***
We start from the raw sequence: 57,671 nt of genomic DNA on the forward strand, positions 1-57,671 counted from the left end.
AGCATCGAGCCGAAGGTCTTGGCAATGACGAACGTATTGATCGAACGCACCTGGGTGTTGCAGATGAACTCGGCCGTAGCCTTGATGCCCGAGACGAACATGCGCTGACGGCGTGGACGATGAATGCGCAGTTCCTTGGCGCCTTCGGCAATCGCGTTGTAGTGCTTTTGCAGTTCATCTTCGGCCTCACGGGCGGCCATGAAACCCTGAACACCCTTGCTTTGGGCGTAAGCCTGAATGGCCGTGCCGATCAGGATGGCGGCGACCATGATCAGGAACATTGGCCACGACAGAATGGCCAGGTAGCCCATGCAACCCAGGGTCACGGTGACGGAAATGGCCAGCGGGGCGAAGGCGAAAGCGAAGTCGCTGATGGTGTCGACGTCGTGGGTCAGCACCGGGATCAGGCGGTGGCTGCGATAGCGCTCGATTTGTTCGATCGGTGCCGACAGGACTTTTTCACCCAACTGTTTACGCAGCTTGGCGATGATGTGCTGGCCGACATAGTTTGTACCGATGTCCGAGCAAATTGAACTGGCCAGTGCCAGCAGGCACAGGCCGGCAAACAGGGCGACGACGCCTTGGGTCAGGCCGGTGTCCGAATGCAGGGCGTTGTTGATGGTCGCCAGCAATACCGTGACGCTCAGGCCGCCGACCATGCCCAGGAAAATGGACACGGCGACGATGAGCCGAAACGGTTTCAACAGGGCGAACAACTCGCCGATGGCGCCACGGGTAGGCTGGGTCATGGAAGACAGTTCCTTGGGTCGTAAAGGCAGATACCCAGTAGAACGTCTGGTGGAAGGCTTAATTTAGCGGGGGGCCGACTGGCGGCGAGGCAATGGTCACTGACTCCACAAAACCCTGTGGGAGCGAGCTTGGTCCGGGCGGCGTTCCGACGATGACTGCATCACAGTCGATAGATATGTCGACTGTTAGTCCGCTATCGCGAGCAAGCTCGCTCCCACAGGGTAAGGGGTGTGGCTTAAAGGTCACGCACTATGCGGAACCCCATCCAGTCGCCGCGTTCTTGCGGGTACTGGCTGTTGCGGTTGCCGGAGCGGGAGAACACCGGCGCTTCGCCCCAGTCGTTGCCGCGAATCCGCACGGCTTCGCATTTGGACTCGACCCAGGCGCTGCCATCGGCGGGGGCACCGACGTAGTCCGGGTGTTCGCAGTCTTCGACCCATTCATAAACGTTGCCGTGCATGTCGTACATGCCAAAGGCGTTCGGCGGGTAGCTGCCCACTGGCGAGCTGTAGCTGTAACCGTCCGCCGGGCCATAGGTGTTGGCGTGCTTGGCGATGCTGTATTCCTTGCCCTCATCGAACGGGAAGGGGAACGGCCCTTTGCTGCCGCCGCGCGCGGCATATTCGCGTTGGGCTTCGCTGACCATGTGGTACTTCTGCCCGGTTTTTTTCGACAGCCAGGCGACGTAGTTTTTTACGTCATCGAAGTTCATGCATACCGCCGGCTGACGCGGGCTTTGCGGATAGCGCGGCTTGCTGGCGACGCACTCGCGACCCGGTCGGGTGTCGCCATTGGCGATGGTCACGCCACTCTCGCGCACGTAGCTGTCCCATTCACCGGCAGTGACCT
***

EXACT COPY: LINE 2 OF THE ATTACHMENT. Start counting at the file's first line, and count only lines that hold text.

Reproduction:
AGCATCGAGCCGAAGGTCTTGGCAATGACGAACGTATTGATCGAACGCACCTGGGTGTTGCAGATGAACTCGGCCGTAGCCTTGATGCCCGAGACGAACATGCGCTGACGGCGTGGACGATGAATGCGCAGTTCCTTGGCGCCTTCGGCAATCGCGTTGTAGTGCTTTTGCAGTTCATCTTCGGCCTCACGGGCGGCCATGAAACCCTGAACACCCTTGCTTTGGGCGTAAGCCTGAATGGCCGTGCCGATCAGGATGGCGGCGACCATGATCAGGAACATTGGCCACGACAGAATGGCCAGGTAGCCCATGCAACCCAGGGTCACGGTGACGGAAATGGCCAGCGGGGCGAAGGCGAAAGCGAAGTCGCTGATGGTGTCGACGTCGTGGGTCAGCACCGGGATCAGGCGGTGGCTGCGATAGCGCTCGATTTGTTCGATCGGTGCCGACAGGACTTTTTCACCCAACTGTTTACGCAGCTTGGCGATGATGTGCTGGCCGACATAGTTTGTACCGATGTCCGAGCAAATTGAACTGGCCAGTGCCAGCAGGCACAGGCCGGCAAACAGGGCGACGACGCCTTGGGTCAGGCCGGTGTCCGAATGCAGGGCGTTGTTGATGGTCGCCAGCAATACCGTGACGCTCAGGCCGCCGACCATGCCCAGGAAAATGGACACGGCGACGATGAGCCGAAACGGTTTCAACAGGGCGAACAACTCGCCGATGGCGCCACGGGTAGGCTGGGTCATGGAAGACAGTTCCTTGGGTCGTAAAGGCAGATACCCAGTAGAACGTCTGGTGGAAGGCTTAATTTAGCGGGGGGCCGACTGGCGGCGAGGCAATGGTCACTGACTCCACAAAACCCTGTGGGAGCGAGCTTGGTCCGGGCGGCGTTCCGACGATGACTGCATCACAGTCGATAGATATGTCGACTGTTAGTCCGCTATCGCGAGCAAGCTCGCTCCCACAGGGTAAGGGGTGTGGCTTAAAGGTCACGCACTATGCGGAACCCCATCCAGTCGCCGCGTTCTTGCGGGTACTGGCTGTTGCGGTTGCCGGAGCGGGAGAACACCGGCGCTTCGCCCCAGTCGTTGCCGCGAATCCGCACGGCTTCGCATTTGGACTCGACCCAGGCGCTGCCATCGGCGGGGGCACCGACGTAGTCCGGGTGTTCGCAGTCTTCGACCCATTCATAAACGTTGCCGTGCATGTCGTACATGCCAAAGGCGTTCGGCGGGTAGCTGCCCACTGGCGAGCTGTAGCTGTAACCGTCCGCCGGGCCATAGGTGTTGGCGTGCTTGGCGATGCTGTATTCCTTGCCCTCATCGAACGGGAAGGGGAACGGCCCTTTGCTGCCGCCGCGCGCGGCATATTCGCGTTGGGCTTCGCTGACCATGTGGTACTTCTGCCCGGTTTTTTTCGACAGCCAGGCGACGTAGTTTTTTACGTCATCGAAGTTCATGCATACCGCCGGCTGACGCGGGCTTTGCGGATAGCGCGGCTTGCTGGCGACGCACTCGCGACCCGGTCGGGTGTCGCCATTGGCGATGGTCACGCCACTCTCGCGCACGTAGCTGTCCCATTCACCGGCAGTGACCT